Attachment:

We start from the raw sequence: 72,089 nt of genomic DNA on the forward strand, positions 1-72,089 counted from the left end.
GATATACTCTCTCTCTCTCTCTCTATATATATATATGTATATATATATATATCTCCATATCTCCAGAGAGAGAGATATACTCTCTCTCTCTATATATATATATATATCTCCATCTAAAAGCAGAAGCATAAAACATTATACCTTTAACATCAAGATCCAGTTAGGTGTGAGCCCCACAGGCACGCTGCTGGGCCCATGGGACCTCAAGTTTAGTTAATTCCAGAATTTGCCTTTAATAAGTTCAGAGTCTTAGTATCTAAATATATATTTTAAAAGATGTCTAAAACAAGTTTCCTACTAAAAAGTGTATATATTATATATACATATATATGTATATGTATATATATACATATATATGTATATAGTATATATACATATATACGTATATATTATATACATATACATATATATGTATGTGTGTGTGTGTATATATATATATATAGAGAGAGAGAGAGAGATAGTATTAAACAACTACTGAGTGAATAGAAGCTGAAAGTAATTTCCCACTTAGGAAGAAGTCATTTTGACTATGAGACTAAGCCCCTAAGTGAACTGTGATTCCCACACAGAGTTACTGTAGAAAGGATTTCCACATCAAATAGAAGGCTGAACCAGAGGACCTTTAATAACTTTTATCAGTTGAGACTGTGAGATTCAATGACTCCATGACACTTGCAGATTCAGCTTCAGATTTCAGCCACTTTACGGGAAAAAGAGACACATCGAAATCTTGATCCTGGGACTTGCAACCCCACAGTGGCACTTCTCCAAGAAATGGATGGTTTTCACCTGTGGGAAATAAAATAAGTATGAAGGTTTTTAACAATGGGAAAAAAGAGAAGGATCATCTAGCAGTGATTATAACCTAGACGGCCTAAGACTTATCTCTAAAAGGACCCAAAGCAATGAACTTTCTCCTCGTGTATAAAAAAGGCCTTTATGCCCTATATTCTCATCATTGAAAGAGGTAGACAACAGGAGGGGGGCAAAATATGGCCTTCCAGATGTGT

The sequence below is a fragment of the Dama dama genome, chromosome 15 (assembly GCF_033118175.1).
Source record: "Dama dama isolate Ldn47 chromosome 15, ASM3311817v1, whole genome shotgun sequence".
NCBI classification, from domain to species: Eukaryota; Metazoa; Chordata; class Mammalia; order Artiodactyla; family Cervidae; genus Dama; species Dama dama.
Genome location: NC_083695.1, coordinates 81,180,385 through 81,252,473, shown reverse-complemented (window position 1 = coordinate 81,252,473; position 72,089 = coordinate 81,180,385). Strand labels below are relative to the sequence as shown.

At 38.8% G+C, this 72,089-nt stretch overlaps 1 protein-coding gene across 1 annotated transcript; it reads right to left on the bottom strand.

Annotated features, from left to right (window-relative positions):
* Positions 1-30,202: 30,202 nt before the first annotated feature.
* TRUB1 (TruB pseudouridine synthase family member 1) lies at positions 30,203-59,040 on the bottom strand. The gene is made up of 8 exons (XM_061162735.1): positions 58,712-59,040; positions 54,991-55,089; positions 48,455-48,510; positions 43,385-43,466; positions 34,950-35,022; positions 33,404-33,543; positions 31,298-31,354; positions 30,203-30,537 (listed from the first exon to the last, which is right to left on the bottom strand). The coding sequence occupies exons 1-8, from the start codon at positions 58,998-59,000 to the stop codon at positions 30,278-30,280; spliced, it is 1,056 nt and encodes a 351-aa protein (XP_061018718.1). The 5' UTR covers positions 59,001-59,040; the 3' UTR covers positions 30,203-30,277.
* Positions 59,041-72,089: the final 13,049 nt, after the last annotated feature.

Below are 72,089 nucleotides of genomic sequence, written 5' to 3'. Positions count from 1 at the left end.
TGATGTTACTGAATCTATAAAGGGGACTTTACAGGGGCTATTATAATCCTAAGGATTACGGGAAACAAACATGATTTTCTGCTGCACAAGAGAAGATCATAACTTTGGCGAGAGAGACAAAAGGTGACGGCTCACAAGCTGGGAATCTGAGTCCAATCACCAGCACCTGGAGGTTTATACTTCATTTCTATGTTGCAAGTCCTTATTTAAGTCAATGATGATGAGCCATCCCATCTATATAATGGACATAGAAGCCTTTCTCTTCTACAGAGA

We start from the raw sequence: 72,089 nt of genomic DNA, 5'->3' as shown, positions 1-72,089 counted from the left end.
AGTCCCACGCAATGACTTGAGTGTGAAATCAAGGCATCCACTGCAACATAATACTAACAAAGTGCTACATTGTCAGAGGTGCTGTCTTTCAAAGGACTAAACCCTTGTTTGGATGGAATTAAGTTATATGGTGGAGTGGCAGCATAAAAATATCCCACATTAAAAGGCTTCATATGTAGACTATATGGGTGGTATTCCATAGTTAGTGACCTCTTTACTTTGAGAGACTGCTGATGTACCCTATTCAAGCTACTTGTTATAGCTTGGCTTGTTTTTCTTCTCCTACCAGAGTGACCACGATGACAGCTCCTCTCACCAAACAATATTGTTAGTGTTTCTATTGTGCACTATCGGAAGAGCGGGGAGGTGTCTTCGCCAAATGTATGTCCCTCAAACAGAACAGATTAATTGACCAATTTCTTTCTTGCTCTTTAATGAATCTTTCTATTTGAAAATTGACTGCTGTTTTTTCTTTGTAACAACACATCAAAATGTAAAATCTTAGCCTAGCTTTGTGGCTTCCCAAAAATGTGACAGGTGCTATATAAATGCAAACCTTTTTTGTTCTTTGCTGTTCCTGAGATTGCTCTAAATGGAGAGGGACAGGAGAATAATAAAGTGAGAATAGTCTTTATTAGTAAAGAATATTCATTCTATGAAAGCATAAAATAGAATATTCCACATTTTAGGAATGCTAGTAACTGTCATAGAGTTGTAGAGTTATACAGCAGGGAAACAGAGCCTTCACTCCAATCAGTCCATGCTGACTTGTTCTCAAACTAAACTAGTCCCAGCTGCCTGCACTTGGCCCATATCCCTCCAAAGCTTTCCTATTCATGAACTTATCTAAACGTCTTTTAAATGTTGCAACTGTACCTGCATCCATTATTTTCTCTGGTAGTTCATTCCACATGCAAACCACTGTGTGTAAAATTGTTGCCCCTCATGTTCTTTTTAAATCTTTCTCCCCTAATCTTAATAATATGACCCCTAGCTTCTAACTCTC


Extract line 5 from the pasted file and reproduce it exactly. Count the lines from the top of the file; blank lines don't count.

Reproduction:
NCBI classification, from domain to species: Eukaryota; Metazoa; Chordata; class Mammalia; order Artiodactyla; family Cervidae; genus Dama; species Dama dama.